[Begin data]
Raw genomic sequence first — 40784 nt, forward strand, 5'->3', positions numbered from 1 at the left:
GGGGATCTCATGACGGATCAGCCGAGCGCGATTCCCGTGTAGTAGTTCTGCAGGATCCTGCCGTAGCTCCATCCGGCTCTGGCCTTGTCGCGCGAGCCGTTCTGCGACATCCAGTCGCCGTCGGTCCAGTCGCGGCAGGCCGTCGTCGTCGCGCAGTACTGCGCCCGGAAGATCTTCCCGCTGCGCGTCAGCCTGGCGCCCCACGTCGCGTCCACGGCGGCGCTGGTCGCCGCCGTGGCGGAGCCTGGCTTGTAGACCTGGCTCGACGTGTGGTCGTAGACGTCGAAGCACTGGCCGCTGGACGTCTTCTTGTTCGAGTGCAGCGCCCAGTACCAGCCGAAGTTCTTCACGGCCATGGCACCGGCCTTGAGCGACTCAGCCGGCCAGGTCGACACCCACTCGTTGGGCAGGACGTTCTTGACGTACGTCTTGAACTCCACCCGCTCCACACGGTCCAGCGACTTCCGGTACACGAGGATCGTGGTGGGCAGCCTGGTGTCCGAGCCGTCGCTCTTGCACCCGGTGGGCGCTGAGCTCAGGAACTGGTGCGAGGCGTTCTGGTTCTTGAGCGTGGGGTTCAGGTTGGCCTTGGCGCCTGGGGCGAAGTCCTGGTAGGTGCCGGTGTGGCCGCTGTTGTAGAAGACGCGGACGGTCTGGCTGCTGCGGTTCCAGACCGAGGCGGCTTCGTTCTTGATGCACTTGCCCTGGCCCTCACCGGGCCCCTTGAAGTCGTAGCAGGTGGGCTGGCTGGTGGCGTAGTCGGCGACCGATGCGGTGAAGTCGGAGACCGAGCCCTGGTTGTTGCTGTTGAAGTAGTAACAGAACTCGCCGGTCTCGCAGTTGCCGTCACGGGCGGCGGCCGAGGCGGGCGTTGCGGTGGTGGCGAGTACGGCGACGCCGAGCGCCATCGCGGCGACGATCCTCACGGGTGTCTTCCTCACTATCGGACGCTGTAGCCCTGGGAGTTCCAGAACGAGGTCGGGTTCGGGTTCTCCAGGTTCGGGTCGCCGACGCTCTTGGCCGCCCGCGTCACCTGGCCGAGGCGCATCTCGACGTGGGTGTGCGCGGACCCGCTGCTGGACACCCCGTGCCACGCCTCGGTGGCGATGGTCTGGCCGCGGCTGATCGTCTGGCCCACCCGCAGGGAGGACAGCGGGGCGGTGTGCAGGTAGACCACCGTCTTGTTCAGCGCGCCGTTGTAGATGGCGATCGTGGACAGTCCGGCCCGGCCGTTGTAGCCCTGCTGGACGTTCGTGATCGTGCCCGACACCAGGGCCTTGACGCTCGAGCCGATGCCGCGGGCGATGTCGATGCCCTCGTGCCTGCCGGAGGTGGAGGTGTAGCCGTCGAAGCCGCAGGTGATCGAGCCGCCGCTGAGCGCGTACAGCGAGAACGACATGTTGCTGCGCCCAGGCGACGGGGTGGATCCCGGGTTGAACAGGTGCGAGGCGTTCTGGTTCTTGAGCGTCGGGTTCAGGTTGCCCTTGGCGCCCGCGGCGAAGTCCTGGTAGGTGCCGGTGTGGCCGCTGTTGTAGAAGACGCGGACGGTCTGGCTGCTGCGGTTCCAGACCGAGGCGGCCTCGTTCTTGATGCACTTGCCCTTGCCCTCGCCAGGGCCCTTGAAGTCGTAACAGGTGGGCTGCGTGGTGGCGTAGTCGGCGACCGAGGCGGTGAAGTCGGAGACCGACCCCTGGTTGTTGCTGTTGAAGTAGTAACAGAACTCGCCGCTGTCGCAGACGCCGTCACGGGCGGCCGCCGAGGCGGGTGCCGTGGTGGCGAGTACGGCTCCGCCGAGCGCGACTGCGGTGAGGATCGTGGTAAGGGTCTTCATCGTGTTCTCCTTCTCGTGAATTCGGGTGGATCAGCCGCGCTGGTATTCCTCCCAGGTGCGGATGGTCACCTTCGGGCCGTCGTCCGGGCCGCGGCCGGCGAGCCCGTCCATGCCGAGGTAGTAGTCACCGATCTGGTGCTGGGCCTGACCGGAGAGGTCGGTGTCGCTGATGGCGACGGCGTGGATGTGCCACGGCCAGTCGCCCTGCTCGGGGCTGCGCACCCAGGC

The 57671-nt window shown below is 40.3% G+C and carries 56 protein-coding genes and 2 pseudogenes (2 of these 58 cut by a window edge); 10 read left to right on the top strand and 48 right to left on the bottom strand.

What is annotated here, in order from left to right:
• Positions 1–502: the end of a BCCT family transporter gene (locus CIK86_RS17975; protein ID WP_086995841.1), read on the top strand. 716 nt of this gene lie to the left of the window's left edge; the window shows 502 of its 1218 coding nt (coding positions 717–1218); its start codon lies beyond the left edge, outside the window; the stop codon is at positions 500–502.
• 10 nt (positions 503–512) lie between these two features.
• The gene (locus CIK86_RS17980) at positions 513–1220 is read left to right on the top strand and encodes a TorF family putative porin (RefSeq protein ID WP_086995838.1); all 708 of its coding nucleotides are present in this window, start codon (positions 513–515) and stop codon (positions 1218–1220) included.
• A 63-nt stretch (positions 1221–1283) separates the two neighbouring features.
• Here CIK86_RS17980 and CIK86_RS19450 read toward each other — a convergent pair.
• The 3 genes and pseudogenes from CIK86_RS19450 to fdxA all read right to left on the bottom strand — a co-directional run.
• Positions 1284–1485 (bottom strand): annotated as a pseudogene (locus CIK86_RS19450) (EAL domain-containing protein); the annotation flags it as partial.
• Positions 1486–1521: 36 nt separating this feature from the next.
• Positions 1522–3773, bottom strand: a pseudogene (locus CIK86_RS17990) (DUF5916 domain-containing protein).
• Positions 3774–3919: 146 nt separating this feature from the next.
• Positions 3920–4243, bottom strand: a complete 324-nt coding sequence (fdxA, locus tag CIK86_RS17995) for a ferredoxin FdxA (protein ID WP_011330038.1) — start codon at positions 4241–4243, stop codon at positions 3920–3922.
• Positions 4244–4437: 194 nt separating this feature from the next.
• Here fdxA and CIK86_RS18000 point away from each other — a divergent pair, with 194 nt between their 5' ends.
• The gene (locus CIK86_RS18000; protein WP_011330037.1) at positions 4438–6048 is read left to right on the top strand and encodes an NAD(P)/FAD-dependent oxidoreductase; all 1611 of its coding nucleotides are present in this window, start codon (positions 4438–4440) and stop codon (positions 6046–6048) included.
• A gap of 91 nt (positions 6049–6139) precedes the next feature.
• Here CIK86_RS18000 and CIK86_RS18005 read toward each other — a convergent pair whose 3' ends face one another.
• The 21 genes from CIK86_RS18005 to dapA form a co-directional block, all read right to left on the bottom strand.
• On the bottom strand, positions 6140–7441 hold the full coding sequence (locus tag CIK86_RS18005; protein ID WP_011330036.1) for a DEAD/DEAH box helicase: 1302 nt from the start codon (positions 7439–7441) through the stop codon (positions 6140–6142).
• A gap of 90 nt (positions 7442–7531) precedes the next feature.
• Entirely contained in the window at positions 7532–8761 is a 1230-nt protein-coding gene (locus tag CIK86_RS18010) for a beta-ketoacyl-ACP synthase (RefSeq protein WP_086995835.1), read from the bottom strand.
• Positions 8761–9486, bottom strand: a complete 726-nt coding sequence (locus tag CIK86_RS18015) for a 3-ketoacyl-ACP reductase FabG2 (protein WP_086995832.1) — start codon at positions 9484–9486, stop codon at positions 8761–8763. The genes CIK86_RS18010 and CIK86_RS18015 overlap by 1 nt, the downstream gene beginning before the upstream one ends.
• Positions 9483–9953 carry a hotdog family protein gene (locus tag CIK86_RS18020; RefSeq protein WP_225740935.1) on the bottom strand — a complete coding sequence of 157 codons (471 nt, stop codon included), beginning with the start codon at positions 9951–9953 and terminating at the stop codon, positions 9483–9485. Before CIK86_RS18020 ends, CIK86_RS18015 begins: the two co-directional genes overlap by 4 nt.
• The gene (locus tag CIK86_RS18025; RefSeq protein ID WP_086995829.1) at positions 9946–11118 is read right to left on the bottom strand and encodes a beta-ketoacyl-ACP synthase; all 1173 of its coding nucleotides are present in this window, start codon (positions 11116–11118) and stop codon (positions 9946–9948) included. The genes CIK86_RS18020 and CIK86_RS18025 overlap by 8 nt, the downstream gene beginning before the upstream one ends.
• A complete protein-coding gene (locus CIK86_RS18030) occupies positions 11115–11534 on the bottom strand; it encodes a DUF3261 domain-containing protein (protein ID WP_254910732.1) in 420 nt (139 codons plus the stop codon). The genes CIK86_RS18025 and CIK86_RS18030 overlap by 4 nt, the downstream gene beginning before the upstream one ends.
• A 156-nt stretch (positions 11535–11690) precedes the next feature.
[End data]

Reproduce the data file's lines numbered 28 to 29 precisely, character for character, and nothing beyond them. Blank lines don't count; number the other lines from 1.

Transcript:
• A complete protein-coding gene (locus CIK86_RS18030) occupies positions 11115–11534 on the bottom strand; it encodes a DUF3261 domain-containing protein (protein ID WP_254910732.1) in 420 nt (139 codons plus the stop codon). The genes CIK86_RS18025 and CIK86_RS18030 overlap by 4 nt, the downstream gene beginning before the upstream one ends.
• A 156-nt stretch (positions 11535–11690) precedes the next feature.